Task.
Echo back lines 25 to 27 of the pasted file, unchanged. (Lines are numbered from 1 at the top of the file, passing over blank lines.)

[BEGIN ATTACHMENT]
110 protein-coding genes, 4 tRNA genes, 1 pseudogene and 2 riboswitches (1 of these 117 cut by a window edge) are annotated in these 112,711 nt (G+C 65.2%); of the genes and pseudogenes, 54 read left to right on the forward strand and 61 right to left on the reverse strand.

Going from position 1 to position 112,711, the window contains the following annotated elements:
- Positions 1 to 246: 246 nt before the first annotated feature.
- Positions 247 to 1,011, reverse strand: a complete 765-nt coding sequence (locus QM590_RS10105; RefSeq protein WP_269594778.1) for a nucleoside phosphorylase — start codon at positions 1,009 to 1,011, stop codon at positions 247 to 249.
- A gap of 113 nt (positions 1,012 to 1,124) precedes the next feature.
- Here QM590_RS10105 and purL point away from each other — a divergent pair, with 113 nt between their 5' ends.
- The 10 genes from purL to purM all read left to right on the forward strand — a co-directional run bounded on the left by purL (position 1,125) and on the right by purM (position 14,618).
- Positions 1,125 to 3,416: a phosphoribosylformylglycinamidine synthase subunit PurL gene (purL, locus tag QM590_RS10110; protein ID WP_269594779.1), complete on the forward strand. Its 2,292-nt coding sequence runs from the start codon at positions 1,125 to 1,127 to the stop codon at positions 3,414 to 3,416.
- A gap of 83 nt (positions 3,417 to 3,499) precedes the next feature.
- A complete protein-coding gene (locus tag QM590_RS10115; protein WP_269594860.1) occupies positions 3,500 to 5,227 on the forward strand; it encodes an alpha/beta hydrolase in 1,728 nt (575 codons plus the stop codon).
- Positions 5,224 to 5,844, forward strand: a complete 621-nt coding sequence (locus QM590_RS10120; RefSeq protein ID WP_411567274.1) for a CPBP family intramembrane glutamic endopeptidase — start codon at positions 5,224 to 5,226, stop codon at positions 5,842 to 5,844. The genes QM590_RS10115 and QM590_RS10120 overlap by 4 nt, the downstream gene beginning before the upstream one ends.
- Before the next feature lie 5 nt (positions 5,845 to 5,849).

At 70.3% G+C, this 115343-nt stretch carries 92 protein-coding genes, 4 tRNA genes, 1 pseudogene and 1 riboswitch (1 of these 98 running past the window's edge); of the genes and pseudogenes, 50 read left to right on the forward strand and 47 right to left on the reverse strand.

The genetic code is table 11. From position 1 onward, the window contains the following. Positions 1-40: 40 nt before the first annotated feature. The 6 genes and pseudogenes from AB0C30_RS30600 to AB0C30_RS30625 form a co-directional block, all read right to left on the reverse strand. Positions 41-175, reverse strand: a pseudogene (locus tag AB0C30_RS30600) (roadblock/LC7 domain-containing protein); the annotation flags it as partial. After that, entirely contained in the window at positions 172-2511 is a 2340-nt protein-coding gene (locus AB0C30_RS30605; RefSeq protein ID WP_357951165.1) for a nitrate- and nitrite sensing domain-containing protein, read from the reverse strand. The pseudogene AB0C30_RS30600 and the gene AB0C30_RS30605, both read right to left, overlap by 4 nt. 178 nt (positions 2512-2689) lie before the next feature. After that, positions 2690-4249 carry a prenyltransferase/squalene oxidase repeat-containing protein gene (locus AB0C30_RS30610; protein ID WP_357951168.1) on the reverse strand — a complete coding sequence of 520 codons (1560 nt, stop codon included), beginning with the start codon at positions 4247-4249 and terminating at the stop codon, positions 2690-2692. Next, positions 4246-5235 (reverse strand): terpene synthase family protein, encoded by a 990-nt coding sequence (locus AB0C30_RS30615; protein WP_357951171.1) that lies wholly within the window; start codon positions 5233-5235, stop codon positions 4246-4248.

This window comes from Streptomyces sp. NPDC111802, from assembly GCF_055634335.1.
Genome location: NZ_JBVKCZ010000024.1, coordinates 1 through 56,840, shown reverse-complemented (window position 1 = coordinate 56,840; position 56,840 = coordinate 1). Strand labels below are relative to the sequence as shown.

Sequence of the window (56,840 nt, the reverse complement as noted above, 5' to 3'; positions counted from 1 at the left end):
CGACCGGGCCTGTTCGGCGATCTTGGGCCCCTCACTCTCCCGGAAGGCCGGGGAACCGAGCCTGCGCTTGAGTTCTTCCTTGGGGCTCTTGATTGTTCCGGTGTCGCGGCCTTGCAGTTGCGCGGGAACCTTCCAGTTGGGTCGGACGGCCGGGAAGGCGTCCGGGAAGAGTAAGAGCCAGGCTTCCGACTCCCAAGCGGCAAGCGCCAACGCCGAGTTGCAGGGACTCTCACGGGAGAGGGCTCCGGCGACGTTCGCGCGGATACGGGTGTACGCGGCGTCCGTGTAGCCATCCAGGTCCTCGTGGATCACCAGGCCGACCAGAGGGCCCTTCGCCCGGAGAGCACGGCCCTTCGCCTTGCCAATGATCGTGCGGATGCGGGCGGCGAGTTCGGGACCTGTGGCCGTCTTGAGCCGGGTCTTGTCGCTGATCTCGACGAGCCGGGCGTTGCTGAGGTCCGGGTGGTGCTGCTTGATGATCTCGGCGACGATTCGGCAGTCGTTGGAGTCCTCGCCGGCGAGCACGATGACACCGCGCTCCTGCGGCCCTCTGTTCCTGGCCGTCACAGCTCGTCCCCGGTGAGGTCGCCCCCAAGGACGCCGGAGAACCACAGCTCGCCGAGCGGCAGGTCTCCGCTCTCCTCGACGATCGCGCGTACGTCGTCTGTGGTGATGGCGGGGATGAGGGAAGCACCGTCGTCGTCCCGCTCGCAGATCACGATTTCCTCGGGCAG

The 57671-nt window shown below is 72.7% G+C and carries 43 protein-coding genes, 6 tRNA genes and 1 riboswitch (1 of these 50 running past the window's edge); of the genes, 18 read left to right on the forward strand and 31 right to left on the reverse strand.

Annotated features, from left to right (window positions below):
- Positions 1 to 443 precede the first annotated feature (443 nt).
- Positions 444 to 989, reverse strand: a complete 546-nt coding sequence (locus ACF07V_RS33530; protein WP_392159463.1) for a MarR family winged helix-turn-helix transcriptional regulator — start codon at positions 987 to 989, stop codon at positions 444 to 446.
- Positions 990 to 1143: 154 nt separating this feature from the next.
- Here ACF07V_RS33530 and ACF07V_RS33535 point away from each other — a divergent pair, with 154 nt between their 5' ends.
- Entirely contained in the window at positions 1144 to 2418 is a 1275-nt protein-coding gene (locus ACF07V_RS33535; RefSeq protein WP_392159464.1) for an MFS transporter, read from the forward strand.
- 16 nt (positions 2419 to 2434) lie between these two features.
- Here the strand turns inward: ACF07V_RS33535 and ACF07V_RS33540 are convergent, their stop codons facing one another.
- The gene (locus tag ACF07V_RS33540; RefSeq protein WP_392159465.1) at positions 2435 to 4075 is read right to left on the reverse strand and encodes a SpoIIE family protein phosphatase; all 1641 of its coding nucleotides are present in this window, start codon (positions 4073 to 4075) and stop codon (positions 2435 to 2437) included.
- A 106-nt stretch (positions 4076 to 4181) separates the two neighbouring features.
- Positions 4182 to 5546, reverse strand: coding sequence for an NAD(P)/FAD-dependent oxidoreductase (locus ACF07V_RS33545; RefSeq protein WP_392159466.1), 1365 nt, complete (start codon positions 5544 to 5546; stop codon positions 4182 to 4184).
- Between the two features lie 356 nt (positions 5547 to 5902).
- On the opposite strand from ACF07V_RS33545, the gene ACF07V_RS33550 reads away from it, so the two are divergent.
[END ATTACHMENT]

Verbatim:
- Entirely contained in the window at positions 1144 to 2418 is a 1275-nt protein-coding gene (locus ACF07V_RS33535; RefSeq protein WP_392159464.1) for an MFS transporter, read from the forward strand.
- 16 nt (positions 2419 to 2434) lie between these two features.
- Here the strand turns inward: ACF07V_RS33535 and ACF07V_RS33540 are convergent, their stop codons facing one another.